Through careful execution, a previously neglected idea for a TV drama series became a blockbuster success in Chinese-speaking countries in 2012. It started with a good script (program management plan), a project sponsor and program manager (show runner), project managers (producers and director) and project team (technicians, actors and marketing staff). Even if the success of "In Time with You" was a surprise, it was not an accident.
Have you seen program management adapted to other creative industries?
Mayday is a Taiwanese rock band with a massive worldwide following. In fact, two concerts promoting their 2012 album, Noah's Ark, were held in the world's largest sports venue, Beijing's National Stadium. Those two performances alone drew 200,000 fans — an astonishing feat for any band, anywhere in the world.
Believe Music manages Mayday — and staged the larger-than-life concerts in Beijing last year. For the music management company, performance — and particularly, passion for performance — is the key to industry success. In fact, the company's success comes from harnessing and managing passion for live music as a program.
The focus on passion as a business driver starts at the top. CEO Yung-Chi Chen believes in the power of live music, and that success comes if you just do what you're good at, and do it properly. Artists and bands that write and perform with passion will naturally attract a dedicated audience large enough to help sustain them in a career.
Believe Music's head manager, Yiu-Yang Chou, has the interesting title of "Creator of Satisfaction." This reflects the company's emphasis on live performance — as long as audiences demand performances, try to satisfy them.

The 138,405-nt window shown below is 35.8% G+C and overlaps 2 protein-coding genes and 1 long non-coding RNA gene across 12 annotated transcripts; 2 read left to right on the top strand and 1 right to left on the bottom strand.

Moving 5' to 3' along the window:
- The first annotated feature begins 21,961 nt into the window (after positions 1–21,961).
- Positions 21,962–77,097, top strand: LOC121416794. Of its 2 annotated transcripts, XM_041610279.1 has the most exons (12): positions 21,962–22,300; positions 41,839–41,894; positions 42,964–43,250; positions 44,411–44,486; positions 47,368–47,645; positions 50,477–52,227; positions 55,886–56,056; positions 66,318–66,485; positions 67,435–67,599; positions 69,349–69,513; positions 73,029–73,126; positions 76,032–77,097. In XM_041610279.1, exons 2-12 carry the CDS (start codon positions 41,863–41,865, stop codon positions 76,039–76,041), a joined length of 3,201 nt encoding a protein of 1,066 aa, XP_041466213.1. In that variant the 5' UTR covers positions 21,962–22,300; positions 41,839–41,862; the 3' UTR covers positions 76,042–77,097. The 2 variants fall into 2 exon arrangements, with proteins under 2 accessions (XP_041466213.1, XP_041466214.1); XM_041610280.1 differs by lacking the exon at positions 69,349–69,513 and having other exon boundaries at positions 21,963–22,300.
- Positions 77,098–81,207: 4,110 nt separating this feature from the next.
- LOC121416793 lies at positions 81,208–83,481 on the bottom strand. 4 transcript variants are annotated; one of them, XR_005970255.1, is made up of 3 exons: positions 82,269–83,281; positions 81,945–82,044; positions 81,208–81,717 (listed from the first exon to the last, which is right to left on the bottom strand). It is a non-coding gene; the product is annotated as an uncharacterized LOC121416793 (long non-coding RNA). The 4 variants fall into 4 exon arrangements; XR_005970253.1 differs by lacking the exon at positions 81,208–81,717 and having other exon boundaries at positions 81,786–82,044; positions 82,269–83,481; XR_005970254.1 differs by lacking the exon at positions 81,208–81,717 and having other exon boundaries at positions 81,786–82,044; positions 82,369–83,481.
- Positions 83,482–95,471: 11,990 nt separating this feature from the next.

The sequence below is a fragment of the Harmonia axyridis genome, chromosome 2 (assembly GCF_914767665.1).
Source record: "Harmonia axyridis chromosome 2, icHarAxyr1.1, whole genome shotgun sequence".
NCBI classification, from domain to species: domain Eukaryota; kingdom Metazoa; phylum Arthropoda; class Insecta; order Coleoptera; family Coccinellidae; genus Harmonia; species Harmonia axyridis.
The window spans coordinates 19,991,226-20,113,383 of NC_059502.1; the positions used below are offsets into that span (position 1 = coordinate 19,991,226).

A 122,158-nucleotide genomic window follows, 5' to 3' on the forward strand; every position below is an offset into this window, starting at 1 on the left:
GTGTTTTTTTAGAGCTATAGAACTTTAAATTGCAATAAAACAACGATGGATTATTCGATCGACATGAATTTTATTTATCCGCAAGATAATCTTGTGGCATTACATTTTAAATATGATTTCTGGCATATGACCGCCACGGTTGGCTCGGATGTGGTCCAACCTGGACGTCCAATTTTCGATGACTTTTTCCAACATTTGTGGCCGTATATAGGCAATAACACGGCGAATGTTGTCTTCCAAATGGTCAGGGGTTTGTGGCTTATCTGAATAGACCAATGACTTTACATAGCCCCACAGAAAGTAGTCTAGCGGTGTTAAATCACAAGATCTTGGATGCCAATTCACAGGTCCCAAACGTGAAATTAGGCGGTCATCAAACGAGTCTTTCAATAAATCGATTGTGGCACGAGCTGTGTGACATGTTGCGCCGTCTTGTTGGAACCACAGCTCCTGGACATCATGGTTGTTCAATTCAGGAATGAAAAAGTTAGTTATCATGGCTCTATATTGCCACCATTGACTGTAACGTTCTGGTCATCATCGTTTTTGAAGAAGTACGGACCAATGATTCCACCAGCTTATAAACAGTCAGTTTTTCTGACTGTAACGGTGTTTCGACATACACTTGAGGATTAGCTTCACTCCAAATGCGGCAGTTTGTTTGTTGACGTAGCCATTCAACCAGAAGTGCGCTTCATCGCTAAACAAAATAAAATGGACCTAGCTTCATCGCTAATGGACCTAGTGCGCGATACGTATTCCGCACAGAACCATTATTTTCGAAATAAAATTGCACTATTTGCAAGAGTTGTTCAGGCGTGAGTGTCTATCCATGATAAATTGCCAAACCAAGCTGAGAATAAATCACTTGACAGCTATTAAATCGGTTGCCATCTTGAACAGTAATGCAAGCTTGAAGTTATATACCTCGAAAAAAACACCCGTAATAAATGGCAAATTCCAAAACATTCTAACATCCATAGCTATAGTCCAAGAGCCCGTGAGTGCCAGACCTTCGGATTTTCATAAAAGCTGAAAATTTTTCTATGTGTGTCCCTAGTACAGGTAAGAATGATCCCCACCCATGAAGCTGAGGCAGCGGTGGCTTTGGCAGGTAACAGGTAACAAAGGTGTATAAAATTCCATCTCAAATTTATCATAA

Mr. Chou manages over 100 concerts every year. His managerial level is that of a program manager, rather than a project manager. So when asked how he balances project constraints like scope, time and cost with quality, he says: "You can tell from the sofa bed in the meeting room that our management concepts on time and cost are very weak! But the most important requirement to work in this job [and industry] is enthusiasm. With enthusiasm, you dedicate yourself to creating something that'll make an impact. Time and money will be spent, but something great will be produced."
Across the board at Believe Music, passionate employees define cost control as "surviving" and risk management as "we've still got next time." And although that approach might seem like unsound business sense, the company's faith in passion for performance counts on a major stakeholder — the audience.
Believe Music considers audiences not just passive viewers, but also as appreciative co-producers of the live event. Their enjoyment is a key measurement of the performance's success. It is what Believe Music, and their artists, define as a successful result with each concert (i.e., project). Such word-of-mouth and long-term audience growth cannot be bought overnight, and that is why passion — and satisfaction — is so important in Believe Music's business.
Believe Music team members attribute enthusiasm over any business model for their success. When their specialized experience and passion is combined with a mature concert management system, the power of live performance becomes a money-making enterprise.
How do you apply non-traditional business drivers — such as passion — in your programs and industry? Share your experiences below, and Voices on Project Management will publish the best response as a blog post.